Friday, February 27, 2015

Fixed object

When my SO first brought me his injured Fibonacci vest, I thought he had snagged it on something. On further inspection, I realized that the damage occurred where the individual rounds of the button/neck/bottom band began and ended. Did I do a lazy job of weaving in ends? Did the fact I skipped blocking the vest allow the ends to work their way loose? Was this just too stressful a spot to begin and end the rounds (upper right shoulder)? No one - least of all me - knows.

I was slow to repair this, primarily because I was not sure how without completely removing the band, something I was prepared to do if necessary, but I really did not want it to be necessary. Eventually, I undid the bind off and tinked back two rounds (which saved me from having to remove buttons and redo button holes). Then I tied together the ends of rounds that were still intact, added a "patch" to the mostly still intact round, then reknit two rounds and the bind off. (Fortunately, I had made a note in Ravelry about the bind off, as I had done a yarn-over bind off around the bottom.) I carefully wove in the ends and blocked the thing to help weld those ends to the fabric.

Were I to knit this vest again - or if I had to remove the entire band - I would do one (or more) of the following:
  • Knit the band in one color instead of changing colors each round
  • Start the rounds at a less stressed spot, like somewhere around the bottom
It's still cold here (-4 F when I got up this morning), so the vest is now doing its job of keeping my SO warm. He says it feels like a big hug.

Monday, February 09, 2015

Not fashion forward

I guess one could call this a "grandpa vest". Nothing special, just an exercise in top-down knitting. I also used up the last of the Wool-Ease Chunky left over from this project.

Pattern: Sleeveless Sweater by Barbara G. Walker
Yarn: Lion Brand Wool-Ease Chunky, colorway 115 'Bay Harbor'
Needles: US11
Modifications: Stuck with a plain vanilla design, for simplicity's sake and to avoid running out of yarn.

This project was quite the learning experience. For one thing, I started with a different pattern and different needles before settling on the final ones. I struggled with gauge. I learned how to do an invisible cast on (eventually) and how to get the arm hole borders to lay flat by the armpits. Using a store-bought vest to help me with things like width, arm hole size, etc., I sized the knitted vest to the external dimensions of the store-bought vest, forgetting that the chunky yarn would subtract from the internal dimensions, so the fit is a bit snug. I redid the bind off for the neck and arms multiple times, finally settling on EZ's sewn bind off, and the arms are still a bit binding.

BUT. It is comfortable and warm, if rather plain and dowdy, perfect for wearing around the house or under a jacket.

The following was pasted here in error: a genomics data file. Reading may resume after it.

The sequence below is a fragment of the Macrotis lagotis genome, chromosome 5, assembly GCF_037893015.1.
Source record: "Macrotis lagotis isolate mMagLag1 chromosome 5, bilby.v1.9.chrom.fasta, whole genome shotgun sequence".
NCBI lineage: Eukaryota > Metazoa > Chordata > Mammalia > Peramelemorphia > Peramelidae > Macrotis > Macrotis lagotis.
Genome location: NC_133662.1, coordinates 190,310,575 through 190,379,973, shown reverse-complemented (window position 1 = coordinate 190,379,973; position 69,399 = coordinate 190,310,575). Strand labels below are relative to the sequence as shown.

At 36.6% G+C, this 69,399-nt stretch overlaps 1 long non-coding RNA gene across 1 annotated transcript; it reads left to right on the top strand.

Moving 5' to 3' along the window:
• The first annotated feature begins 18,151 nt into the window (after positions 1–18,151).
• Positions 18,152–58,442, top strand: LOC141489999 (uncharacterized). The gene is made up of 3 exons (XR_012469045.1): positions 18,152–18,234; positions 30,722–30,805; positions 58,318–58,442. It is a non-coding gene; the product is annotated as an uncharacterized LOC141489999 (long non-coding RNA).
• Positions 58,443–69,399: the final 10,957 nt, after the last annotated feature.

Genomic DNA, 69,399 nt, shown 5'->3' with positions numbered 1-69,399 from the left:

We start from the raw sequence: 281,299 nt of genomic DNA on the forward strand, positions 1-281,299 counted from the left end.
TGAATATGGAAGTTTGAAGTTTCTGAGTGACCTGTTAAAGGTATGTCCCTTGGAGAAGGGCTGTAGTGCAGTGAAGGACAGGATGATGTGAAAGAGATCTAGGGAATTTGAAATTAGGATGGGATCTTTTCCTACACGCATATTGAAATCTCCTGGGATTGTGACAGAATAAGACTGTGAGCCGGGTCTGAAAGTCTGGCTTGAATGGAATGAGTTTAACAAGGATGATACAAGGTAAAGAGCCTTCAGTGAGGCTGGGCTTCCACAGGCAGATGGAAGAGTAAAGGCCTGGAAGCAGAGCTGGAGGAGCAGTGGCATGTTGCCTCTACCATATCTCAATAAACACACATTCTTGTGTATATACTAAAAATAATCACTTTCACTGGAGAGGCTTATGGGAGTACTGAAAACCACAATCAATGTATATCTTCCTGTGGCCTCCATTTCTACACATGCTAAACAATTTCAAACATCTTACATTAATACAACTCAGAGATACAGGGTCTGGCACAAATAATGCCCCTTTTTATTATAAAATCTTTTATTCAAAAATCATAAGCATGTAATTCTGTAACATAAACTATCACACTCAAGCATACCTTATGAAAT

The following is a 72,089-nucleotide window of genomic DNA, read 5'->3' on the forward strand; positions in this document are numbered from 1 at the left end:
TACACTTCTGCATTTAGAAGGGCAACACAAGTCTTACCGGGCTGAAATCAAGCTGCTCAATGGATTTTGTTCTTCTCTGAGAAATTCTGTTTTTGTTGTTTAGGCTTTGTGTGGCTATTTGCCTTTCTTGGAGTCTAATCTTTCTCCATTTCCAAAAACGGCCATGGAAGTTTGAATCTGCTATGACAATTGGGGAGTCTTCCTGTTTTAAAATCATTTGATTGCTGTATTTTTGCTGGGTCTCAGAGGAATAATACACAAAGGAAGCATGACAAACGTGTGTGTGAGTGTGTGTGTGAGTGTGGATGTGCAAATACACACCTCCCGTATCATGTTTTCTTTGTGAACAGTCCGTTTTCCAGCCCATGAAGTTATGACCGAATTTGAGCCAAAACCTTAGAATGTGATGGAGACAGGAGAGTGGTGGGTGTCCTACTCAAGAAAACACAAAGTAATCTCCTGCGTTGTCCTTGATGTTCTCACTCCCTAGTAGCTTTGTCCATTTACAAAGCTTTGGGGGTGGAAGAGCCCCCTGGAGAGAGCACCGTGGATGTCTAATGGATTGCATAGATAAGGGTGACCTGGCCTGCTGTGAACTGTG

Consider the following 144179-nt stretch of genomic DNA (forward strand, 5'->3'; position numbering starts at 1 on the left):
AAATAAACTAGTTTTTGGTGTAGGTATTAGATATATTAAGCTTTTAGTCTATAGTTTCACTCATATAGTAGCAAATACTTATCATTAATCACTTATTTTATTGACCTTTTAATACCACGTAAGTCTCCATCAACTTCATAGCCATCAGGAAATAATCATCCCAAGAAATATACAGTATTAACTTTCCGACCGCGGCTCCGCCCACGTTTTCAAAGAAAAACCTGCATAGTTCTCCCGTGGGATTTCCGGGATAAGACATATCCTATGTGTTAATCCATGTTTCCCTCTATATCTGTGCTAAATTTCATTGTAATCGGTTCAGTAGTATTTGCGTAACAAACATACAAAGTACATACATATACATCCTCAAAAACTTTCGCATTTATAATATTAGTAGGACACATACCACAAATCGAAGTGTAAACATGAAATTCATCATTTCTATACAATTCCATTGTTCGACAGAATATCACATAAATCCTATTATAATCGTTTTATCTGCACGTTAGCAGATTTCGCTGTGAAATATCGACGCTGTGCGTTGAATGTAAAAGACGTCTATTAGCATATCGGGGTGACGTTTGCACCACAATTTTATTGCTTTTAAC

Sunday, February 08, 2015

Mystery hat solved

In an incredible stroke of foresight, I actually wrote down the name of the pattern for the hat project that was languishing in the car: Graham. It's a slouchy hat that has already been claimed by my daughter, since for some reason she has been hatless this winter.

Pattern: Graham, by Jennifer Adams
Yarn: Plymouth Encore, colorway 520 (dark gray)
Needles: US7 and US9
Modifications: none

Graham is a super easy knit with easy to follow instructions. And instead of abandoning the knitter to "continue in pattern", Ms. Adams provides explicit directions for the crown. If you need a quick, stylish hat, this is the one to knit.

Saturday, February 07, 2015

What a diva

It looks like I forgot to post about Tuckernuck, probably because this sweater just about killed me provided me with many learning opportunities. Cascade 220 Superwash is a perfectly serviceable yarn, but almost every time I picked up the project, I found myself wishing I had held out for the recommended Karabella. Getting gauge was nearly impossible, and going up needles sizes resulted in a rather loose fabric. The instructions definitely could have been more detailed, especially regarding the sleeves, which was compounded by this being my first time with capped set-in sleeves. In the end, I had to block it twice, to get the width to work, then also had to reinforce the buttonholes to keep the buttons from sliding out. I am extremely happy... to see the last of this sweater.

Pattern: Tuckernuck, by Elinor Brown
Yarn: Cascade 220 Superwash, colorway 1949
Needles: US7 and US9
Modifications: None that I can think of

My g'daughter is frequently contrary when it comes to modeling knitwear, but today she put on a show.

Thursday, February 05, 2015

Looks like handknit

Being a knitter, I am not shy about asking perfect strangers if they knit the scarf, hat, mittens they are wearing. Were I to run into Wendell Berry, I would ask him point blank, Who knit your sweater? Doesn't it look comfortable and warm?

Source: Inside Higher Ed

I don't know Berry personally, but sometimes I feel like I do, having witnessed a debate in the '70's between him and Secretary of Agriculture Earl Butz, plus I am a fan of his writing and his causes. I first spotted him with this sweater in the author photo on the jacket of his latest release, A Place in Time: Twenty Stories of the Port William Membership. If you are so inclined, I recommend this book as one to savor for the lyrical prose, the depth of characterization, and the portraits of the residents so lovingly described.